I’m putting up the entire Boom/Bust show in which Yanis Varoufakis appears, in part because the introductory section discusses how stressed oil producers may use secured lending to borrow more money in an effort to ride out the price bust. That would lead to a further drop in the price of any junk bonds or market value of any existing loans on those companies, since the new secured borrowing would be senior to the existing debt.
And why were lenders so dumb as to let that happen in the first place? One culprit is ZIRP and QE: that investors were so desperate for yield that they’d take any opportunity that offered an high enough interest rate premium. But the second is the power of private equity. Many of these loans were made in connection with private equity firm acquisitions of energy related firms (let’s put aside how loopy it is to lever up companies in highly cyclical industries). PE firms are the biggest single meal ticket for the investment banking side of major Wall Street firms. So to accommodate their pet wishes, the financial intermediaries weaken (or in many cases, eliminate) covenants, even when it is not in the interest of the bank itself. It’s yet another manifestation of bankers trading against their employers. Those PE financings have big fees, while the greater losses due to lax covenants show up later. It’s classic “IBG, YBG.”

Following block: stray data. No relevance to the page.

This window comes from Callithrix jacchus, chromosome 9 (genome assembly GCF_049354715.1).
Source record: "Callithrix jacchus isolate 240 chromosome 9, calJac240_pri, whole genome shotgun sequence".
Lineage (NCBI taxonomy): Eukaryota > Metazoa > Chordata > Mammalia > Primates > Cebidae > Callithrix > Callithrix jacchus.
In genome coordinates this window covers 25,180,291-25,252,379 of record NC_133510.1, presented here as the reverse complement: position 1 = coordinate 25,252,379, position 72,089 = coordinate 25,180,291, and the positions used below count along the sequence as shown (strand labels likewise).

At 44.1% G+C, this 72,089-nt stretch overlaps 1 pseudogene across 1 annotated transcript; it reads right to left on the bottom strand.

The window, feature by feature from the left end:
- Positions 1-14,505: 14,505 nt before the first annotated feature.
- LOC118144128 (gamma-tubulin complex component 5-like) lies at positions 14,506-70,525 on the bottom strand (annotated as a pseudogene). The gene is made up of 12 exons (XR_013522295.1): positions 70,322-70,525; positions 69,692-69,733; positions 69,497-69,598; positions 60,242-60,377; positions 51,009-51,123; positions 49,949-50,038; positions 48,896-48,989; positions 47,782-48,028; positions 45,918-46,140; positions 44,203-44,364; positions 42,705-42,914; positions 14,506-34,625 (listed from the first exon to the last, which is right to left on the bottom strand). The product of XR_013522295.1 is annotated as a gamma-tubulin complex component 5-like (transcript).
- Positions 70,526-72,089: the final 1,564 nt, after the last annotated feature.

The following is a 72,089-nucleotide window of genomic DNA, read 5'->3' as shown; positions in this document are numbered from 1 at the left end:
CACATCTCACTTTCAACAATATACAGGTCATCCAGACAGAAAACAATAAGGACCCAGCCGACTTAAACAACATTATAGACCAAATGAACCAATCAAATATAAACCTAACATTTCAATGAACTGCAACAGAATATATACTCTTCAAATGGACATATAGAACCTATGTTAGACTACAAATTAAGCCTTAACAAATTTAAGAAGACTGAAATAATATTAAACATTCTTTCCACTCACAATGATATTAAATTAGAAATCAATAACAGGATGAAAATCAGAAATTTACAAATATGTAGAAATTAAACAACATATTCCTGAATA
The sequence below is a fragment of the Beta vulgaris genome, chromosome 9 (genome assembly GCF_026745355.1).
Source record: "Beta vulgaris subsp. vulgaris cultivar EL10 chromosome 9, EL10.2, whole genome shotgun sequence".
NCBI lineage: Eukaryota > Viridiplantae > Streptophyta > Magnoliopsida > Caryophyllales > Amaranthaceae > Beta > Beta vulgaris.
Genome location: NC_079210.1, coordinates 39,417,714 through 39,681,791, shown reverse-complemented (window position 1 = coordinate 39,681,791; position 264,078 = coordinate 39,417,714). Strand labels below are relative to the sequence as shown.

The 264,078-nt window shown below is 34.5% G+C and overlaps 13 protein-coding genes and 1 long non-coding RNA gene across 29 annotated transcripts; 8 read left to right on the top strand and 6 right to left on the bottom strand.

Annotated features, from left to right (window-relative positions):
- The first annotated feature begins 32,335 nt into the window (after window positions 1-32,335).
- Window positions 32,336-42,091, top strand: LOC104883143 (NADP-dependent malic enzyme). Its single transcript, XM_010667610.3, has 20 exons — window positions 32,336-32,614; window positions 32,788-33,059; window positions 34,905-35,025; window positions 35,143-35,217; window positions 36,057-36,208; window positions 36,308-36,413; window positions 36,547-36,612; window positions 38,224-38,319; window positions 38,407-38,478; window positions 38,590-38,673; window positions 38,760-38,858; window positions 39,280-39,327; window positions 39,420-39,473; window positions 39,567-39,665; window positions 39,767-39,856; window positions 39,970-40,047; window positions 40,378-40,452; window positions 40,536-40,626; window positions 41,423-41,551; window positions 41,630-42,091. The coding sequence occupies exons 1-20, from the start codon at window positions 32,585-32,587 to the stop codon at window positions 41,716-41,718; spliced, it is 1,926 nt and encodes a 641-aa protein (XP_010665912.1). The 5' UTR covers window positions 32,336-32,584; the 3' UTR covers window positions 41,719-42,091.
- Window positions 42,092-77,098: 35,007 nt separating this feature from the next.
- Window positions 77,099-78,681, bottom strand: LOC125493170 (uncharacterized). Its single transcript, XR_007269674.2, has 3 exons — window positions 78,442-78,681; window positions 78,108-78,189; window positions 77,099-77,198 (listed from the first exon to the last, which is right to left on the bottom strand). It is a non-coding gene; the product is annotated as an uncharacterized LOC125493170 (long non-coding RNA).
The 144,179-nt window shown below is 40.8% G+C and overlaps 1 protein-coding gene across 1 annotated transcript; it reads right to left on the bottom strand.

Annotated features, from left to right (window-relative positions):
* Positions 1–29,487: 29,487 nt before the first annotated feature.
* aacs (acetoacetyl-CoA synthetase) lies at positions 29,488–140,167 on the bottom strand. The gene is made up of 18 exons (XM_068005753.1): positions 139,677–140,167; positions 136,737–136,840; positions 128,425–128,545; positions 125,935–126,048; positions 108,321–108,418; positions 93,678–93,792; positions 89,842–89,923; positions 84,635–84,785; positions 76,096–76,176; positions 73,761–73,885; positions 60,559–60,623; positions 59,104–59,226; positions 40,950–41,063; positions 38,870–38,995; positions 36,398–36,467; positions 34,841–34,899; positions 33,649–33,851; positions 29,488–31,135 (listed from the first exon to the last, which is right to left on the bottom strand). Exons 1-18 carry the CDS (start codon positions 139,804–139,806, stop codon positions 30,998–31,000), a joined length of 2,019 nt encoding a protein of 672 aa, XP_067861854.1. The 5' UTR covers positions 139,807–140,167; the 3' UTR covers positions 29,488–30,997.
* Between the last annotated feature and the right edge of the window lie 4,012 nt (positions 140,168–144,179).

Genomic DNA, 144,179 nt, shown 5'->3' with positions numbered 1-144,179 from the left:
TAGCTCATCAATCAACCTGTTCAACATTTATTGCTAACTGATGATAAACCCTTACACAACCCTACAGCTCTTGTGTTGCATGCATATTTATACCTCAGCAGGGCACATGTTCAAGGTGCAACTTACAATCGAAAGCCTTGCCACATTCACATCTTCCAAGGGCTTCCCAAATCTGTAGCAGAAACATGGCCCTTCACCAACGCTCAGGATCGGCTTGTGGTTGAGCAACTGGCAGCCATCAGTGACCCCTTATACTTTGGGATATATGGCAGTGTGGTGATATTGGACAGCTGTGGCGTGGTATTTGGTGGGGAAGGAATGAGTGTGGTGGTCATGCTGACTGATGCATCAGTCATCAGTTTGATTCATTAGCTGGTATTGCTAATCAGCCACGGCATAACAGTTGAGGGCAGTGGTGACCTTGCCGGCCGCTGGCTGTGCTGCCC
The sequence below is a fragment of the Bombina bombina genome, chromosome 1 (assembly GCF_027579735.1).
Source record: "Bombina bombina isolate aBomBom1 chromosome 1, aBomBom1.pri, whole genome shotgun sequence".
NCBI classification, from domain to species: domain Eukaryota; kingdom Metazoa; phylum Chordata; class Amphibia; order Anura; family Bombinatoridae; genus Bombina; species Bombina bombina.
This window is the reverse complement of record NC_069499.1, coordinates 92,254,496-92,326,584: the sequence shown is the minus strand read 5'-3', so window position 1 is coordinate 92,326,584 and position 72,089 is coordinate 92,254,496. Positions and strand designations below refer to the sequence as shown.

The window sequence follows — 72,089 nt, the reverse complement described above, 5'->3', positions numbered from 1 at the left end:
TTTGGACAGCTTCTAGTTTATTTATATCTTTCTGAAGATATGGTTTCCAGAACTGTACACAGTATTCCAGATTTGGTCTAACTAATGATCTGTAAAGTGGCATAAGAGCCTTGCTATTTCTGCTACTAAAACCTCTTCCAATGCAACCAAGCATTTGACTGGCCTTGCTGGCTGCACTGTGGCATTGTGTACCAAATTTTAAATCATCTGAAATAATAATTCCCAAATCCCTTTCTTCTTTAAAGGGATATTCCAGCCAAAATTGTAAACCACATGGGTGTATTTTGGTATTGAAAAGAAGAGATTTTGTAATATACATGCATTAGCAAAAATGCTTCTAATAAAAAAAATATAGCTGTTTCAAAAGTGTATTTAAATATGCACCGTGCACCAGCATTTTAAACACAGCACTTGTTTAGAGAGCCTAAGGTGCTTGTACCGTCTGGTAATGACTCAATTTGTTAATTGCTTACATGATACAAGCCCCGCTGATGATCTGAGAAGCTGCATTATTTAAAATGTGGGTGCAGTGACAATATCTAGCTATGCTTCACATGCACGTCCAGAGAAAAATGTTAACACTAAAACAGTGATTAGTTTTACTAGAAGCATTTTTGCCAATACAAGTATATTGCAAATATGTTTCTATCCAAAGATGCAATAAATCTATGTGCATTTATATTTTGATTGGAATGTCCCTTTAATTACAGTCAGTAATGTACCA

As for the with Yanis Varoufakis segments, which begin at 4:00, as much as I support his and his compatriots’ efforts to get the clearly unsustainable Greek debt load reduced, I suspect readers will share my frustration with the approach Yanis is advocating. As much as Yanis is correct strategically, that a Grexit is a massive lose/lose for Greece and the Eurozone, you don’t give the store away in negotiations by saying that want to be reasonable and aren’t prepared to use your leverage. Mind you, Greece does not need to threaten a Grexit, in fact, since no exit mechanism is specified in the Maastrict treaty, it’s not clear they can get out of their own volition (but trust me, if Germany wants Greece out, I ams sure the legalities will be papered over somehow).
Greece’s best chance of getting concessions from the Troika sooner rather than later is to persuade Greece’s foreign paymasters that Greece has had it and is prepared to take extreme measures, namely, default. But the Germans are trying to influence the Greek elections with scare talk that they will force the Greeks out in that case, so as to scare Greek voters into voting in more moderate, as in compliant, representatives. Whether that strategy works remains to be seen. So Syriza may be prepared to be more aggressive if it gets solid backing from the voters on January 25. But I am concerned that they really believe they can reason with parties who’ve bullied nation after nation in their efforts to protect the banks and now their own political hides.